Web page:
|Posted by Catholicize on April 13, 2012 at 6:10 PM|
So, I teach religious education on Wednesday nights for ninth graders. This last Wednesday we were talking about what Easter was about. A girl asked, "Why is it called Easter? Why not just call it Resurrection day?" I sort of answered her question, but I thought I would do a little more research into the roots of the term Easter.
I was surprised to find out that the explanation I gave to the girl in religious education was pretty insufficient.
I found out that Easter was actually named after a German goddess! So, who was this goddess and why did the Christianity adopt this for its greatest feast?
I would like to answer the second question first. (If you aren't interested in the theology behind choices like this, and just want to know where the name Easter comes from, use your scroll button and head down the page a bit!) Many people think that because Christianity has adopted certain pagan traditions, Christianity is therefore not an inspired religion but rather made up. This gets to the core of what it means to CATHOLICIZE!
I would like to make the case that any religion, if it be true religion, needs to have the ability to change in a way that does not alter the fundamental principles of the faith. In Blessed John Henry Cardinal Newman's Development of Christian Doctrine, he outlines what is necessary for a development to be a true development as opposed to a corruption.
He compares assimilation in religion to assimilation in the physical universe. "Whatever has life is characterized by growth, so that in no respect to grow is to cease to live. It grows by taking into its own substance external materials." Only living beings can take something external and internalize. This power is called the unitive power. Just as the body takes food and assimilates into the body, so true religion takes on elements external to it and assimilates them into the religion.
He continues to say that, "The stronger and more living is an idea, the more able is it to dispense with safeguards, and trust to itself against the danger of corruption." In other words, Christianity is so sure of it's truth that adopting certain elements, even if they are pagan, do not in any way disturb the confidence in the faith.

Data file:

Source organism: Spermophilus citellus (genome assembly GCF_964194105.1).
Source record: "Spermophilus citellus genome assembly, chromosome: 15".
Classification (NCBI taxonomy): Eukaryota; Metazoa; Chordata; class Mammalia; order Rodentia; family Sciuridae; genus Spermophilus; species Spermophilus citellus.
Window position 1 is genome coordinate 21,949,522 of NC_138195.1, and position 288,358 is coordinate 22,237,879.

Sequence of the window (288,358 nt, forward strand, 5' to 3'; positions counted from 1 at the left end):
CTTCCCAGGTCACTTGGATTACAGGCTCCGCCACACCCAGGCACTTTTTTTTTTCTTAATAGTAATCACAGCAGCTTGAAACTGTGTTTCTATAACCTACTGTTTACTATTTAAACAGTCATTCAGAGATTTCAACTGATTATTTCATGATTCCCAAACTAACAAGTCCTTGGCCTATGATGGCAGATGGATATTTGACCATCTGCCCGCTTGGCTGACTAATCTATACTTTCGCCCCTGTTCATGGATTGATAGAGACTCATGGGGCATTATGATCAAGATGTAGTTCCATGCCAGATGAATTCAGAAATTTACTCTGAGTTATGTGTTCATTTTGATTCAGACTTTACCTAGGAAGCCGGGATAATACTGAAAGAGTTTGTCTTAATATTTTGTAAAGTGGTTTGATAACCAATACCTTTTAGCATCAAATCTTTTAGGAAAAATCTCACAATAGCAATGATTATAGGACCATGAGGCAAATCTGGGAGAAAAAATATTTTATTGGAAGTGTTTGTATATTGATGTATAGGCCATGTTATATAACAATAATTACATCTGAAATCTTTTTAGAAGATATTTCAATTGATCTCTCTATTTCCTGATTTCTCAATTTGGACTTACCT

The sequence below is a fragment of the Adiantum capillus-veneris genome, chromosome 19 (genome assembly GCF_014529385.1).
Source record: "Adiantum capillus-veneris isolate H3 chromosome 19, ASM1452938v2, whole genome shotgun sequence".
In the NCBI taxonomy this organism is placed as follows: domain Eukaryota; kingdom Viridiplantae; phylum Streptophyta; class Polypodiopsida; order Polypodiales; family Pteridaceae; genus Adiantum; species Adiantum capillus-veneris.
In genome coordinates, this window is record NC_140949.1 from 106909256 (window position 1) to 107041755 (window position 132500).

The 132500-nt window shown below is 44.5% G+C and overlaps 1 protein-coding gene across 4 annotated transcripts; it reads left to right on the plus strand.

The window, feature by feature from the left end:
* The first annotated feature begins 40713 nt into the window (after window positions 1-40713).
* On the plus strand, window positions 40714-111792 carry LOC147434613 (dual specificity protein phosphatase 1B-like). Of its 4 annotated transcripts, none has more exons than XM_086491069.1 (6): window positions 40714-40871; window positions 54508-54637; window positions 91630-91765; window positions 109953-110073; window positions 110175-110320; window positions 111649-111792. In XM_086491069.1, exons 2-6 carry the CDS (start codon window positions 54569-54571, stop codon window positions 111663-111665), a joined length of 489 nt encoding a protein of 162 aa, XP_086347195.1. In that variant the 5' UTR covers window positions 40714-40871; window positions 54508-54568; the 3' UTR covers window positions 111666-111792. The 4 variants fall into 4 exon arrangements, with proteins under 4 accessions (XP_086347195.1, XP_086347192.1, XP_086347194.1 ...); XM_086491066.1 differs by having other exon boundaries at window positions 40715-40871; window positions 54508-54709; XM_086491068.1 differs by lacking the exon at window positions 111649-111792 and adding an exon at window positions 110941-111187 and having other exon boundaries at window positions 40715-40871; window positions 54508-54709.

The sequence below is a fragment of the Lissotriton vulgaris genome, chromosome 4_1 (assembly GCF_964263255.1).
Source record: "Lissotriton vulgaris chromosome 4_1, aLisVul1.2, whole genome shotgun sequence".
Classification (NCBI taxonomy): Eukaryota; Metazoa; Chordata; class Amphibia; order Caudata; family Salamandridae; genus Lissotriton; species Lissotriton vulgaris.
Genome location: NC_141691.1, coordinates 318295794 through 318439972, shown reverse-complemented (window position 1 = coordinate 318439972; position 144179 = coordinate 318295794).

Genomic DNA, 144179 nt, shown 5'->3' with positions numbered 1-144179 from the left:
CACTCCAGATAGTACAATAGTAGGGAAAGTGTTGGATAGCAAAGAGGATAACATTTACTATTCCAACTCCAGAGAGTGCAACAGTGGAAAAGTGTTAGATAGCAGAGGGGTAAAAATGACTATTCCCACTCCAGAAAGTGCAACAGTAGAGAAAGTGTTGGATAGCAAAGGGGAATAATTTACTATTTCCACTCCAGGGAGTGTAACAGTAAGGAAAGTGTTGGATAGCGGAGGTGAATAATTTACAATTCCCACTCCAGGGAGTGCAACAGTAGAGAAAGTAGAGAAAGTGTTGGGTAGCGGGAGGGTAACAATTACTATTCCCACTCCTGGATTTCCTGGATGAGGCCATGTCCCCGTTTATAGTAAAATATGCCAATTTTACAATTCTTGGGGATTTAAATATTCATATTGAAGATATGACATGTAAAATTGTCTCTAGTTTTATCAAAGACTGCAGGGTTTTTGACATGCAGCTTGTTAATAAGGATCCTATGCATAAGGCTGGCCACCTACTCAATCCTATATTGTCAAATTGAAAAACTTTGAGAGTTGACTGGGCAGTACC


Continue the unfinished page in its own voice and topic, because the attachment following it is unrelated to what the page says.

So, to say that because Easter was named after a German goddess, or that wedding rings and Christmas trees were pagan, somehow that voids the truths and principles of the Catholic faith is simply not true. Some think that since the liturgical calendar has some relations with pagan holidays that is also a sign that the religion Jesus started was corrupted.
The contrary is actually so. Because Catholicism was not a local religion, but universal, She was able to go to all corners of the world and live among cultures (and not destroy them). The Church did not abolish cultures, but was able to be with them, and even more incorporate some of the customs into the faith. This is what it means to CATHOLICIZE!!!
*If you dispute anything I said, feel you have something to add, or want to improve upon this idea- comment away!
So on to the German goddess! So, the name Easter is potentially related to Estre the German goddess of the rising light and spring time. It is also the Old German word for spring: ôstra. Both words are nearly the same, so it could be either. Easter is merely the common name given to the feast of Christ's resurrection. The name the Church uses is the Pascha, or Passover. Christ is the new Lamb of the Passover. We celebrate the pascha crucififxionis and the pascha resurrectionis, or the passover of the crucifixion and the passover of the resurrection. So is Easter named after a German goddess? Maybe. Maybe not. In the Church we celebrate Christ as the new Passover! In a figurative way I have also heard that Easter has to do with the "rising sun" or the Rising Son! Christ will come again from the East, just as the Sun rises in the East! I think it is a cool little explanation, even if it isn't etymologically correct! haha.
Happy 8th day of Easter! Sorry if this post was confusing! I promise my next post will be lighter! Until next time, God bless!